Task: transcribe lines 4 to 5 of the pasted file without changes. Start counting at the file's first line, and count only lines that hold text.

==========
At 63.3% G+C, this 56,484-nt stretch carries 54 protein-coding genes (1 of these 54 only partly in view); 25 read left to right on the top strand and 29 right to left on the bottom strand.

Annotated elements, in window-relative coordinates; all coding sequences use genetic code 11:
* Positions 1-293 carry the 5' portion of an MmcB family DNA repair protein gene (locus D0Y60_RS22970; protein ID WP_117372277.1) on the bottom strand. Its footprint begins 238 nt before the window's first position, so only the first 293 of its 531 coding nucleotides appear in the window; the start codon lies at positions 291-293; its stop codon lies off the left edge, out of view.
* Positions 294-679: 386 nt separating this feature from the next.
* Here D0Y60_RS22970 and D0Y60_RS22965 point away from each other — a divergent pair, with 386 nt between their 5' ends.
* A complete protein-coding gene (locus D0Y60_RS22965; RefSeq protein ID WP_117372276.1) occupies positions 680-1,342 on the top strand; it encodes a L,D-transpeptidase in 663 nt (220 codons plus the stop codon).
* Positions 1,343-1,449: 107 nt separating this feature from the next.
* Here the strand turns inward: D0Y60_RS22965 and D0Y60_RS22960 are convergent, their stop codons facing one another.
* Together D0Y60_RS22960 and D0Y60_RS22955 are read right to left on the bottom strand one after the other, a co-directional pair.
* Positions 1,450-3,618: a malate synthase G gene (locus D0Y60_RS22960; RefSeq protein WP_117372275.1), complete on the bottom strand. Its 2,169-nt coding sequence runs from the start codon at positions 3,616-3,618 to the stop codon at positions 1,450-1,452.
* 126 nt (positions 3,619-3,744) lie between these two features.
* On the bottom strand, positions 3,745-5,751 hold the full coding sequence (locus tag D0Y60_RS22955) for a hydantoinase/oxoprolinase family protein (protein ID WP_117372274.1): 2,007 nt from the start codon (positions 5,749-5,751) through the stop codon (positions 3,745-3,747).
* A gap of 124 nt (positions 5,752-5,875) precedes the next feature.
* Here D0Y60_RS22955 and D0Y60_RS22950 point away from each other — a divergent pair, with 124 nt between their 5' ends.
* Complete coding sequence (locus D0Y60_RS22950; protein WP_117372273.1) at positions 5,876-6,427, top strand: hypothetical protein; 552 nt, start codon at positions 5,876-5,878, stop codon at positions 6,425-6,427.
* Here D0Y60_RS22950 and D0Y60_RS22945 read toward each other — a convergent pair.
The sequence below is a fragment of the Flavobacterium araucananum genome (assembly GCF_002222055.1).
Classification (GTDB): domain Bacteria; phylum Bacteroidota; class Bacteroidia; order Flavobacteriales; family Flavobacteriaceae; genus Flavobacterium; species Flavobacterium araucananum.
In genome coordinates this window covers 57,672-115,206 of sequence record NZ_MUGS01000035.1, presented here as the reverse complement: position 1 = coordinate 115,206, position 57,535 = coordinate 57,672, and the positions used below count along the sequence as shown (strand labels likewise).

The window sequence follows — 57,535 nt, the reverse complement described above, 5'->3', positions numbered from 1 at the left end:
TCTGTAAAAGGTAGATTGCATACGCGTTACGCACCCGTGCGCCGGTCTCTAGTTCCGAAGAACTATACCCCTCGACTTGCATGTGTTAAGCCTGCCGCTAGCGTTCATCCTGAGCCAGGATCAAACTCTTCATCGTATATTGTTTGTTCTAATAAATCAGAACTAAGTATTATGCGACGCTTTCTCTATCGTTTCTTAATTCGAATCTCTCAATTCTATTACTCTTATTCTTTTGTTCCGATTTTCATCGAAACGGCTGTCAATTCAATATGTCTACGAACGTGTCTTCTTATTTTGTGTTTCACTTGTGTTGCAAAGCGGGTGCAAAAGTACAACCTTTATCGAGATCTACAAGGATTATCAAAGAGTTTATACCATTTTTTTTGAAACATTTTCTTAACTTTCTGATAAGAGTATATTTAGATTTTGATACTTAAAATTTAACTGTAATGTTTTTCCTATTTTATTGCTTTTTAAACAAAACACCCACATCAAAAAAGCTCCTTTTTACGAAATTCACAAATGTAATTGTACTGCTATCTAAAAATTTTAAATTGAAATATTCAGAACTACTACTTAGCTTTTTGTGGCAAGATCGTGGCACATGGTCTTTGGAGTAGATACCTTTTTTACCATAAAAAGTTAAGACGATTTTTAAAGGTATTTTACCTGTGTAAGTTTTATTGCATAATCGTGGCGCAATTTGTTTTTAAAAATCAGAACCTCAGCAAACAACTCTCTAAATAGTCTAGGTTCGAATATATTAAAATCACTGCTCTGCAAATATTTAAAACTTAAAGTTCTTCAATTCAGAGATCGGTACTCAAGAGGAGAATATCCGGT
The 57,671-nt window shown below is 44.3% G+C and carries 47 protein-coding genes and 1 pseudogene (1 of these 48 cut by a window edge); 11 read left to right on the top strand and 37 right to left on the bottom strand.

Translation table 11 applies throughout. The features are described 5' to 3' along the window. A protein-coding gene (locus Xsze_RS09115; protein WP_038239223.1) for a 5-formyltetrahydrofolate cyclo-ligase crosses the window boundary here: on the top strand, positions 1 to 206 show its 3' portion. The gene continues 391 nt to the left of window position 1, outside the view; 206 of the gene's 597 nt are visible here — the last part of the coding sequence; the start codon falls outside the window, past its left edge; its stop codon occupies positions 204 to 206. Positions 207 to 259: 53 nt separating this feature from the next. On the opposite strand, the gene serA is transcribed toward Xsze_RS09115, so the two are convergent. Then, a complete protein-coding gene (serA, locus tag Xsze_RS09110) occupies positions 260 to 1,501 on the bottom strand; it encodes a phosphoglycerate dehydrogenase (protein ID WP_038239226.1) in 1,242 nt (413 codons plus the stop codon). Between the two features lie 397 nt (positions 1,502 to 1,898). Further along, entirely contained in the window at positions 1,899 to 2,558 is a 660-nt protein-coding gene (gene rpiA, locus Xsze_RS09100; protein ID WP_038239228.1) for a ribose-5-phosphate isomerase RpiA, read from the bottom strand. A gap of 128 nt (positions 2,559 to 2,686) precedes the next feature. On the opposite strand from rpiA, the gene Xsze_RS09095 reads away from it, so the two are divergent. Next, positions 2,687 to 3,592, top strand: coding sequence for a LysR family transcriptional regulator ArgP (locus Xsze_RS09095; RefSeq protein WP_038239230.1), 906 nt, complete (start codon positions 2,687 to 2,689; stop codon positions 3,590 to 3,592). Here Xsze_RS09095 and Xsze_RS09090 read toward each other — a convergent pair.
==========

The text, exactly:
* Positions 294-679: 386 nt separating this feature from the next.
* Here D0Y60_RS22970 and D0Y60_RS22965 point away from each other — a divergent pair, with 386 nt between their 5' ends.